It would seem impossible to speak of the eternal subordination or submission of the Son without falling into both the errors of subordinationism and tritheism. This is why with one voice the church has never allowed differing authority as a basis for differentiating the divine persons. Evangelicals who speak of the eternal subordination or submission of the Son attempt two strategies to avoid the charge of subordinationism. The first and most common is to argue that the subordination or submission of the Son envisaged only speaks of his functional or role subordination, not his ontological subordination. If the so-called differing function or role of the Father and the Son referred only to the operations of the divine persons, which could change and thus would not be person-defining, as these sociological terms normally indicate, then their reply would have force. However, the so-called distinctive roles or functions of the Father and the Son, namely, the Father's ruling "role" and the Son's obeying "role," are in fact eternal, necessary and person-defining.45 They eternally distinguish the Father as the Father and the Son as the Son. If this is the case, then what differentiates them is not their "role" but who they are, their very being. The Son's eternal subordinate "role" is dictated by who he is, his being. This is the error of ontological subordinationism.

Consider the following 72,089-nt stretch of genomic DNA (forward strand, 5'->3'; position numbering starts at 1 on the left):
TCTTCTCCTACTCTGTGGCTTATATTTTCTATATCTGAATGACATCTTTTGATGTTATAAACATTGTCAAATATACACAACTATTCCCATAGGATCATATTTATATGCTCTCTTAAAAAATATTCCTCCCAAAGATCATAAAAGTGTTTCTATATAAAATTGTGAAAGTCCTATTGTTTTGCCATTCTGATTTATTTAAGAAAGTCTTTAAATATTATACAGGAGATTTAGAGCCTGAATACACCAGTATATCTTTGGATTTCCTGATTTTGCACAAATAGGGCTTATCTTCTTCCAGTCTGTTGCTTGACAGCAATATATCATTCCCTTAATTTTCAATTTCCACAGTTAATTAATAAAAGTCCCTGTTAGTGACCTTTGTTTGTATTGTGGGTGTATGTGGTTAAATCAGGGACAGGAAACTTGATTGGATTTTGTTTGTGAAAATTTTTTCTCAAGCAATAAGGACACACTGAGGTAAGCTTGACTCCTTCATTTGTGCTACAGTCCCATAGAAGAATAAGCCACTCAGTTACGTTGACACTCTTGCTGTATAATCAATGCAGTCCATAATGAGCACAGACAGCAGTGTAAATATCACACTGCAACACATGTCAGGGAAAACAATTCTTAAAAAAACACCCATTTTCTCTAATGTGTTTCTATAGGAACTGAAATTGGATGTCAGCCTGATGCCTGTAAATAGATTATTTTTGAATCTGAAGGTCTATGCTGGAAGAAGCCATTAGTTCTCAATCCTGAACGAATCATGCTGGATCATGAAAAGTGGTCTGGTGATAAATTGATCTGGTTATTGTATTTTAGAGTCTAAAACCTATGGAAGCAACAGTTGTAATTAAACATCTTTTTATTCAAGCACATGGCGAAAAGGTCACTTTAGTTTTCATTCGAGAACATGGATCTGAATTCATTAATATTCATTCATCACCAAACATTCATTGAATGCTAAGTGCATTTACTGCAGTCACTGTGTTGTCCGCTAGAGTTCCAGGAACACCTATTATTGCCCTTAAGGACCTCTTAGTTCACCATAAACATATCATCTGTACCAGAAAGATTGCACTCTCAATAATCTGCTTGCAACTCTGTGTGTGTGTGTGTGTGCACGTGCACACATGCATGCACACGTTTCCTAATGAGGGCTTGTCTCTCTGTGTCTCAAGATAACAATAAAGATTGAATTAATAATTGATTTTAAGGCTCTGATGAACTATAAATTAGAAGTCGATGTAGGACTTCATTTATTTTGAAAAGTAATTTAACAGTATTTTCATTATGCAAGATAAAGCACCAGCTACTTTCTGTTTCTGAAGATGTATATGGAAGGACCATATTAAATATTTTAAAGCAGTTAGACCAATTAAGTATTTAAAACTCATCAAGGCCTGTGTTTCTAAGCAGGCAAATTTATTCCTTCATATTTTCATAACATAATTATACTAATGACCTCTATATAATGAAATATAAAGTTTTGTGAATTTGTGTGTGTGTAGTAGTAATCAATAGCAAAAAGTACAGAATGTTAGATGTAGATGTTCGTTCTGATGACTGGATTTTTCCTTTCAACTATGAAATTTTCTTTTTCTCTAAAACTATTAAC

- The force of these two terms should be noted. The word eternal refers to what is divine. God alone is eternal, all else is temporal. The word necessary, in theological and philosophical usage, refers to what could not be otherwise. It is something true in all possible worlds. If the Son of God is eternally and necessarily subordinate or submissive, then it means this status defines his person or being. It speaks not of how he functions or his "role" but of his ontology-what makes him who he is. He is the subordinate Son, and he cannot ever be otherwise; he does not simply function subordinately.